Government must invest in council staff development

Extra funds needed if local government is to defuse the ‘age
time bomb’ as it fails to attract younger employees

The Government recently set out its plans for achieving "a strong,
vibrant, innovative and responsive local government" in a White Paper.

Chapter five of Strong Local Leadership – Quality Public Services considers
how local government might attract and develop the skills needed to improve
performance and invites comments on the approaches suggested.

The view of the Employers’ Organisation for Local Government is that a major
initiative is needed to tackle the current and future skills deficiencies in local
government. If current performance is to improve, and innovative practices be
introduced, skills development is vital. This is all the more important if new
challenges, such as embracing the community leadership role and fully implementing
e-government, are to be successfully met.

New recruits, with ability and commitment, are needed to replace the 30 per
cent of staff over 50 years of age who will retire in the next 15 years. The
solution lies in a major campaign to sell local government employment
opportunities along with the creation of new trainee schemes.

In local government, only 1.1 per cent of payroll is spent on trainees and
workforce development. This compares to 2.95 per cent of payroll in the
CivilService. Furthermore, the average employee attends a paltry 1.7 training
days a year, with many frontline staff being offered little or no development
opportunities.

A few authorities offer excellent support for their staff to learn and
develop, but many are restricted by lack of budgeting for training or by fear
of trained staff being poached by neighbouring authorities. Local government
had a reputation for investing heavily in workforce development but training
and trainee posts were seen as painless ways to make cuts when budgets got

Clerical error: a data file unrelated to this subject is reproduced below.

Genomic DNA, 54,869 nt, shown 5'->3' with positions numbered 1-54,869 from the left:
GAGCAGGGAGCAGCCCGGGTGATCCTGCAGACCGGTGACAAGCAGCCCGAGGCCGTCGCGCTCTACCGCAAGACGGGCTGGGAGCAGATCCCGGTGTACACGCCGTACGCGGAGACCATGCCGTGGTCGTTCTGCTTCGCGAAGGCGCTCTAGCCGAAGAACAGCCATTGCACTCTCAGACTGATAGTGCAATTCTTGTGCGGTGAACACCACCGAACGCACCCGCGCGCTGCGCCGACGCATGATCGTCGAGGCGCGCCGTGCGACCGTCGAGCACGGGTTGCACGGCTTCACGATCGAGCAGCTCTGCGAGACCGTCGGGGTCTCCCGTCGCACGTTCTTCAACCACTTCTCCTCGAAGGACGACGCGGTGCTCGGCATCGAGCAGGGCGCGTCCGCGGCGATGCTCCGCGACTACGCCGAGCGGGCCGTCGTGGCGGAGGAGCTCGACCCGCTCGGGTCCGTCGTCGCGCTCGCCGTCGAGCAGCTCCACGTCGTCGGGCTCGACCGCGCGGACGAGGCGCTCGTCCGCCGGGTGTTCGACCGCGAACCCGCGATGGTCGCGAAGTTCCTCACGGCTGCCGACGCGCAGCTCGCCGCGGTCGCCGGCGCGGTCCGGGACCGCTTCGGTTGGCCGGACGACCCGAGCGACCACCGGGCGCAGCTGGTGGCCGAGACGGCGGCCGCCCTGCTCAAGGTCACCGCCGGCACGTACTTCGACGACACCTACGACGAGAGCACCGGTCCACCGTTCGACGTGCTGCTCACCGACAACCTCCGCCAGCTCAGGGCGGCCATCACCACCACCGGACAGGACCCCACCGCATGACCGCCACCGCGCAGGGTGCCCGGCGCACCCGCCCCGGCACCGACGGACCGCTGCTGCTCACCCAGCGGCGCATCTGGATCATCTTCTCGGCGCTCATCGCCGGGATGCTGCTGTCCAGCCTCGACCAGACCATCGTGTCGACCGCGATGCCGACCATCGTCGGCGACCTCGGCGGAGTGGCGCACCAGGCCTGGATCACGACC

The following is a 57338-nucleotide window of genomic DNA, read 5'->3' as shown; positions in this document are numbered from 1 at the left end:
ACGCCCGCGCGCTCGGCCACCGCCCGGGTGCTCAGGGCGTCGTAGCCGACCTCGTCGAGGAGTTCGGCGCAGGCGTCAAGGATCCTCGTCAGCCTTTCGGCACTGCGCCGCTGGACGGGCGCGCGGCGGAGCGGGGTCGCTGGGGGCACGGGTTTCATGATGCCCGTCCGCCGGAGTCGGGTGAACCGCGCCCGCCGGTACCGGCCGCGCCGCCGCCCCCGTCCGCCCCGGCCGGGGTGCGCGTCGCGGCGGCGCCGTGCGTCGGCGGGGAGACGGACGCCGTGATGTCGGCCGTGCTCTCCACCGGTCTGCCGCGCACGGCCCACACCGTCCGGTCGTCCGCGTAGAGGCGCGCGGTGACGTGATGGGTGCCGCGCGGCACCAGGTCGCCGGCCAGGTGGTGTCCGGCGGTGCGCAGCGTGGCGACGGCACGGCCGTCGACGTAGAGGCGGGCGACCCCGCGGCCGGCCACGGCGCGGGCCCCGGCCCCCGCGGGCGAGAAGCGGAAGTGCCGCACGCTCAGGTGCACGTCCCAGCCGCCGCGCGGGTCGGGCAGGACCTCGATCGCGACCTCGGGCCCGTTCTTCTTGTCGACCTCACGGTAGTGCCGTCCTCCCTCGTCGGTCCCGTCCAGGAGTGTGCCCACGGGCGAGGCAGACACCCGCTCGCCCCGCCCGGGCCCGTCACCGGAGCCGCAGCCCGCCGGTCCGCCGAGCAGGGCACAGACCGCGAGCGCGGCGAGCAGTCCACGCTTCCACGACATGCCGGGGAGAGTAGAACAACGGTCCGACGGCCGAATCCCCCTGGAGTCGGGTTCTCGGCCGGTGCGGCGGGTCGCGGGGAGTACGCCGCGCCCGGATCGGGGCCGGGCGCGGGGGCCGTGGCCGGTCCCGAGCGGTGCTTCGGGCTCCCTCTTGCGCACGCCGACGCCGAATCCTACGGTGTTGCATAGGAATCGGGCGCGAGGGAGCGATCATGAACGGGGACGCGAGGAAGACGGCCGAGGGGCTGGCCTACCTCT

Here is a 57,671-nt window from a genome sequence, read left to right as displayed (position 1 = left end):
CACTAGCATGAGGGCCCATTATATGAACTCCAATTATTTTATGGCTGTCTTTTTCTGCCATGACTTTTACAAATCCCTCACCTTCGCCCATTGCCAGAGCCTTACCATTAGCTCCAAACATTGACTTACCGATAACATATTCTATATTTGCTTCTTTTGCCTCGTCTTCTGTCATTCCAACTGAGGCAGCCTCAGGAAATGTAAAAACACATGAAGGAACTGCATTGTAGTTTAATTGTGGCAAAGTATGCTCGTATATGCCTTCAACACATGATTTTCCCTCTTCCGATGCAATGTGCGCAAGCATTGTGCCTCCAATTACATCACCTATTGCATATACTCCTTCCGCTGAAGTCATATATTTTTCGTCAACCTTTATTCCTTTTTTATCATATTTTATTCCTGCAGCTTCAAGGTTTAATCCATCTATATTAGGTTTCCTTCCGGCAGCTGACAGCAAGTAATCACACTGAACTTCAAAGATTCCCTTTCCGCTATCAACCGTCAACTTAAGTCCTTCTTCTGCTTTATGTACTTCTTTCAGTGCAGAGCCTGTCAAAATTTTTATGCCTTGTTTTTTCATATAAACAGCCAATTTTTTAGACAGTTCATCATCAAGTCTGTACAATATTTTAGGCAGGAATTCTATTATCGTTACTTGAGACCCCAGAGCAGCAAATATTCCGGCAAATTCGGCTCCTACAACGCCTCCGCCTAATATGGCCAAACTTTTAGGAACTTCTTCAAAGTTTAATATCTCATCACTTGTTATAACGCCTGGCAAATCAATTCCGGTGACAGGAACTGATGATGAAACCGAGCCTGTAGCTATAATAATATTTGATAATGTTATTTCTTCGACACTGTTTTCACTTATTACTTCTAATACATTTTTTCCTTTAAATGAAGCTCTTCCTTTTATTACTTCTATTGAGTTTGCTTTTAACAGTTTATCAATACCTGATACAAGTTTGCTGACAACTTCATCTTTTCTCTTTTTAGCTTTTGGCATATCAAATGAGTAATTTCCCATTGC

successively reduced.

There are lessons to be learned from the NHS, which is changing its approach
to recruitment, development and motivation of staff considerably. Many millions
are being spent on promoting careers in the NHS and workforce development. All
non-professional staff in the NHS are entitled to funds to undertake training
or complete an NVQ, and all professional staff are required to spend time
updating their skills every year. A similar, well-resourced and co-ordinated
skills development initiative is needed for local government.

If local government is going to achieve the Government’s vision, new and
better skills are essential. In addition to a national skills development
initiative, there has to be significant government investment to help councils
attract and develop both new and current staff. Local government job
opportunities need promotion, particularly where looming shortages exist.

Local government needs to expand its new graduate development programme. It
needs a critical mass of bright new graduates who can really make a difference.

All councils need extra funds to develop the next generation of skilled
staff, such as social workers, environmental health officers and accountants.

Is it unreasonable to ask the Government to provide enough funding so that
councils can promote learning and development for all their staff?

Joan Munro is assistant director (People, Skills and Development) of the
Employers’ Organisation for Local Government and head of the Local Government
NTO

– To read the Government’s proposals on skills development in local
government in its White Paper visit www.local-regions.dtlr.gov.uk/sll/pdf/wp_chap5.pdf

The Employers’ Organisation for Local Government wants practitioners to give
their views to the Department of Transport, Local Government and the Regions by
28 February.

Forward any comments on the subject via e-mail to Ben.Turner@dtlr.gsi.gov.uk

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